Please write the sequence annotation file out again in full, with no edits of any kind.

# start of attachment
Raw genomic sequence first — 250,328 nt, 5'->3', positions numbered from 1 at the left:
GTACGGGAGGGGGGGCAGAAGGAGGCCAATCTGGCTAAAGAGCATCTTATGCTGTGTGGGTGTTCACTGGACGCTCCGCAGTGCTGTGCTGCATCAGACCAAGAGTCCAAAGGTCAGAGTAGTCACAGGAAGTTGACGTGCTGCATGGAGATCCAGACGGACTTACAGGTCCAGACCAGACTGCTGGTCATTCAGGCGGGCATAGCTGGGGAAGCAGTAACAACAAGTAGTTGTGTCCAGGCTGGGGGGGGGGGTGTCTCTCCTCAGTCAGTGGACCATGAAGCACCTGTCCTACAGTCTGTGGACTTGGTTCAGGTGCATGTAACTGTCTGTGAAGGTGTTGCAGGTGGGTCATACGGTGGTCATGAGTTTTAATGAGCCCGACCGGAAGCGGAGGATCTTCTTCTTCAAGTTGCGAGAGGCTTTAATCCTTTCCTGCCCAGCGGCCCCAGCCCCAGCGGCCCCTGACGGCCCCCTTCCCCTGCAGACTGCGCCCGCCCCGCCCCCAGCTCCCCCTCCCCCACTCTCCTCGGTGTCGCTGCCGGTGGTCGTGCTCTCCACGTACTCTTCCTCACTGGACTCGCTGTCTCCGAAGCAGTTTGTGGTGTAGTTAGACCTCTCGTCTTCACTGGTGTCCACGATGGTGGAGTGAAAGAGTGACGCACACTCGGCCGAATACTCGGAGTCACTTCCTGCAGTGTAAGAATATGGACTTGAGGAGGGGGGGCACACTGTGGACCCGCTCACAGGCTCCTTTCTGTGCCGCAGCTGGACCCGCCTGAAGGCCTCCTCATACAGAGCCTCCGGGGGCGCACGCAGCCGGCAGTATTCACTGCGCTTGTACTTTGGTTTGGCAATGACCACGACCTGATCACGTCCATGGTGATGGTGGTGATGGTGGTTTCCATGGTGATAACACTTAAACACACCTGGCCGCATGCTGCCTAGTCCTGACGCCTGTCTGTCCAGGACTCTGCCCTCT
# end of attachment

Raw genomic sequence first — 250,328 nt, 5'->3', positions numbered from 1 at the left:
GTACGGGAGGGGGGGCAGAAGGAGGCCAATCTGGCTAAAGAGCATCTTATGCTGTGTGGGTGTTCACTGGACGCTCCGCAGTGCTGTGCTGCATCAGACCAAGAGTCCAAAGGTCAGAGTAGTCACAGGAAGTTGACGTGCTGCATGGAGATCCAGACGGACTTACAGGTCCAGACCAGACTGCTGGTCATTCAGGCGGGCATAGCTGGGGAAGCAGTAACAACAAGTAGTTGTGTCCAGGCTGGGGGGGGGGGTGTCTCTCCTCAGTCAGTGGACCATGAAGCACCTGTCCTACAGTCTGTGGACTTGGTTCAGGTGCATGTAACTGTCTGTGAAGGTGTTGCAGGTGGGTCATACGGTGGTCATGAGTTTTAATGAGCCCGACCGGAAGCGGAGGATCTTCTTCTTCAAGTTGCGAGAGGCTTTAATCCTTTCCTGCCCAGCGGCCCCAGCCCCAGCGGCCCCTGACGGCCCCCTTCCCCTGCAGACTGCGCCCGCCCCGCCCCCAGCTCCCCCTCCCCCACTCTCCTCGGTGTCGCTGCCGGTGGTCGTGCTCTCCACGTACTCTTCCTCACTGGACTCGCTGTCTCCGAAGCAGTTTGTGGTGTAGTTAGACCTCTCGTCTTCACTGGTGTCCACGATGGTGGAGTGAAAGAGTGACGCACACTCGGCCGAATACTCGGAGTCACTTCCTGCAGTGTAAGAATATGGACTTGAGGAGGGGGGGCACACTGTGGACCCGCTCACAGGCTCCTTTCTGTGCCGCAGCTGGACCCGCCTGAAGGCCTCCTCATACAGAGCCTCCGGGGGCGCACGCAGCCGGCAGTATTCACTGCGCTTGTACTTTGGTTTGGCAATGACCACGACCTGATCACGTCCATGGTGATGGTGGTGATGGTGGTTTCCATGGTGATAACACTTAAACACACCTGGCCGCATGCTGCCTAGTCCTGACGCCTGTCTGTCCAGGACTCTGCCCTCT